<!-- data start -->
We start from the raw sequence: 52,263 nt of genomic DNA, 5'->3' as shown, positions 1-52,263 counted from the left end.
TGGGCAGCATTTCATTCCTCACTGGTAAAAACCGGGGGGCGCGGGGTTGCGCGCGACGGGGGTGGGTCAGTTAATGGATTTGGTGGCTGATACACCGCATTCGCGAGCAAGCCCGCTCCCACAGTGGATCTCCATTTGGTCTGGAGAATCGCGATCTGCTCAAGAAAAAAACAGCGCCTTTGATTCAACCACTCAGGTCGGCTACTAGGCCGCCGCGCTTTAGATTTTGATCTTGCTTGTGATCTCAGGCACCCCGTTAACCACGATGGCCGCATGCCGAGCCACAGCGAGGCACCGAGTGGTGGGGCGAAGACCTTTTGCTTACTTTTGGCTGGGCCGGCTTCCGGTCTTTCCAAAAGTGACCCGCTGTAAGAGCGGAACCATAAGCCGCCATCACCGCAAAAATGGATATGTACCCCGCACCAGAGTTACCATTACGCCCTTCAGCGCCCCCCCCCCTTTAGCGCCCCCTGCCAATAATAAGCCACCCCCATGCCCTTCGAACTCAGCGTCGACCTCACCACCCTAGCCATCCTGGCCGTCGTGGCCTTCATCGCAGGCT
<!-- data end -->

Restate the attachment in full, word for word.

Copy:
We start from the raw sequence: 52,263 nt of genomic DNA, 5'->3' as shown, positions 1-52,263 counted from the left end.
TGGGCAGCATTTCATTCCTCACTGGTAAAAACCGGGGGGCGCGGGGTTGCGCGCGACGGGGGTGGGTCAGTTAATGGATTTGGTGGCTGATACACCGCATTCGCGAGCAAGCCCGCTCCCACAGTGGATCTCCATTTGGTCTGGAGAATCGCGATCTGCTCAAGAAAAAAACAGCGCCTTTGATTCAACCACTCAGGTCGGCTACTAGGCCGCCGCGCTTTAGATTTTGATCTTGCTTGTGATCTCAGGCACCCCGTTAACCACGATGGCCGCATGCCGAGCCACAGCGAGGCACCGAGTGGTGGGGCGAAGACCTTTTGCTTACTTTTGGCTGGGCCGGCTTCCGGTCTTTCCAAAAGTGACCCGCTGTAAGAGCGGAACCATAAGCCGCCATCACCGCAAAAATGGATATGTACCCCGCACCAGAGTTACCATTACGCCCTTCAGCGCCCCCCCCCCTTTAGCGCCCCCTGCCAATAATAAGCCACCCCCATGCCCTTCGAACTCAGCGTCGACCTCACCACCCTAGCCATCCTGGCCGTCGTGGCCTTCATCGCAGGCT